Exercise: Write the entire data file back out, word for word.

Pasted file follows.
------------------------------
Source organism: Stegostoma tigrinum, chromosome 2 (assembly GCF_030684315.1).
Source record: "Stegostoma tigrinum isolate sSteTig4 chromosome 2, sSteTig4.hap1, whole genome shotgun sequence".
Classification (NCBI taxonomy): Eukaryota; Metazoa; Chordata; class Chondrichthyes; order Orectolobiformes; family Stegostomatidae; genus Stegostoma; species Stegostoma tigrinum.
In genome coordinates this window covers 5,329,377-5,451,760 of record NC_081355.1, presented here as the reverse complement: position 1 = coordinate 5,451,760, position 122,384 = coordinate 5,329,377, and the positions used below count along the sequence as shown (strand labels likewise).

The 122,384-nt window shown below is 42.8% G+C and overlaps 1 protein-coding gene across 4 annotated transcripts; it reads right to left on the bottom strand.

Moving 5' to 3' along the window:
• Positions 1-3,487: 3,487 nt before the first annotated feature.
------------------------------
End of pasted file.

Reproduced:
Source organism: Stegostoma tigrinum, chromosome 2 (assembly GCF_030684315.1).
Source record: "Stegostoma tigrinum isolate sSteTig4 chromosome 2, sSteTig4.hap1, whole genome shotgun sequence".
Classification (NCBI taxonomy): Eukaryota; Metazoa; Chordata; class Chondrichthyes; order Orectolobiformes; family Stegostomatidae; genus Stegostoma; species Stegostoma tigrinum.
In genome coordinates this window covers 5,329,377-5,451,760 of record NC_081355.1, presented here as the reverse complement: position 1 = coordinate 5,451,760, position 122,384 = coordinate 5,329,377, and the positions used below count along the sequence as shown (strand labels likewise).

The 122,384-nt window shown below is 42.8% G+C and overlaps 1 protein-coding gene across 4 annotated transcripts; it reads right to left on the bottom strand.

Moving 5' to 3' along the window:
• Positions 1-3,487: 3,487 nt before the first annotated feature.